A story about birthdays and litanies and how traditions die out…
It was Auntie Lêga’s birthday this weekend. It was her 80th celebration. Seven kids (minus one who had passed on), 20 grandchildren and 11 great-grandchildren in addition to extended family and friends flooded the house of her son, Ismail, to mark this amazing milestone. A huge tent with rows of trestles had been set up in the backyard to accommodate all the guests.
Auntie Lêga (short for Saliega, or the pious one) had called me weeks earlier and then every consequent week to secure my attendance at this event. Then, for good measure, a final call a night before the actual event. I was going to attend anyway as Auntie Lêga is the only aunt that my spouse, Sadia, has living in Johannesburg.
But Lêga was not taking any chances. She had called up a friend who could write down a speech that she wanted me to read to those attending which has become my function at family occasions. It was a touching note thanking sons and daughters, their spouses and their kids for putting up with her and their efforts for making her 80th a special occasion.
And what an occasion! Prawn curry, leg of lamb, wonderfully flavoured chicken, dhal, a brinjal dish… And that’s just what I had on my plate. The dessert required a good few paragraphs all of their own.
In the back room, on the floor with blankets and bedsheets, the Gadat Jamaat started the occasion by reciting a spiritual litany that was over 300 years old. I looked around the room and realised that I was witnessing a community tradition that could actually be dying out. The only ones able to still recite along to the Gadat were those from my generation and older.
The younger ones were there, on the floor sitting cross-legged, either out of respect or one of their parents had instructed them saying, “Get yourselves into that room and don’t embarrass me!” And perhaps in response to the youngsters rolling their eyes the parent added, “I don’t care if you don’t know the Gadat, just go sit there!” So they sat there, listening to a cultural symphony, that made no sense to them at all.
There was a time when the Gadat would be a regular feature in the cultural life of a young Muslim growing up in South Africa. Well, ok, largely in the Cape and wherever there were communities who had roots in the Cape. Every Thursday evening, birthdays, funerals and memorials for the deceased would be commemorated with Ratibul Ḥaddad or, literally, The Collection of the Ironsmith which is the family name of Imam Abdullah ibn Alawi al-Ḥaddad who wrote the litany in 1661 when he was 27 years old.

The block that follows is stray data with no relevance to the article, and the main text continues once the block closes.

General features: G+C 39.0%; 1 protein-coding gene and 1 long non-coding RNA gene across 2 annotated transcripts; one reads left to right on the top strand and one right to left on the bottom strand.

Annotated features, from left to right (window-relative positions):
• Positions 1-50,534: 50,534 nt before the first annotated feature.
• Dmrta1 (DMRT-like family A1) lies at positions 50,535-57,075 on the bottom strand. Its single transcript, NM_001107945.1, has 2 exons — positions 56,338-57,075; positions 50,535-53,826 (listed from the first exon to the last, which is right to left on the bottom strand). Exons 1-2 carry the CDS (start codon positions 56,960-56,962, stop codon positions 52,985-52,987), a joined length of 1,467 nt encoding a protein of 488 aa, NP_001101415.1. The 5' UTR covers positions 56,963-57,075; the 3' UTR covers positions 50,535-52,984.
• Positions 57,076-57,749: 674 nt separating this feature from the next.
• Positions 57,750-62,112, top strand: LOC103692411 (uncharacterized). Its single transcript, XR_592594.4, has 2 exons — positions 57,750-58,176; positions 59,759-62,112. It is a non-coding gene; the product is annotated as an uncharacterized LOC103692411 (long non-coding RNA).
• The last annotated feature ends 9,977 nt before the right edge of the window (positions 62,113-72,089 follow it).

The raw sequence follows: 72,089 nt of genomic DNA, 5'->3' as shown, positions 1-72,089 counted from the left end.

When it was brought to the Cape, most likely by Tuan Guru in the late 1700s, the Gadat took on a colour all of its own. But not just a colour… also a fragrance, a sound and a taste unique to this rhythmic and melodic litany. The colour and taste came from the sweet treats (biscuits, koesisters, bollas) baked and fried by the family hosting the Gadat. This would become the contents for a little gift package (or barakat) that you would get when you leave the gathering.
More often than not, it was the women of the house who would prepare these treats. But that would not be the only taste they would contribute. They also conjured up the Gadat’s own, unique drink: The Gadat Melk. Just as the litany would wind down, participants would be given a tiny glass of this milk drink prepared with cinnamon, cardamon and sweetened with sugar.
No Gadat would be complete either without the burning of incense that would become so synonymous with the event that when incense is burnt on its own, it almost seems lonely. And so, by flooding all the senses, the women in the community had ensured that the Gadat would become a special occasion that all in the community would anticipate with longing. Everyone would participate, and the Gadat (because of its musicality and careful construction) helped in making the memorisation of prayers, of Qur’anic scripture and the Names of God that much easier.
But as time passes, traditions change. Now, at Auntie Lêga’s 80th celebration, my kids do not know how to make Gadat. They can see it on YouTube, download a PDF version of the text with translation from the internet, but the colour, the taste, the fragrance, the sound and touch of this old tradition has become like an old relative with dementia. They can hear her, but they can’t make sense of what she is saying. She might as well be speaking in tongues.
But not Auntie Lêga. On her 80th she is as alert, as funny and as spritely as ever. She’s not happy, for example, that someone promised to bring her Lindt chocolate for her birthday and then forgot! Saliega is half the height of her son, but with a warmth and generosity that is larger than life. And she has ensured that those attributes are now a central tradition in her large family. Right down to the 11 great-grandchildren.
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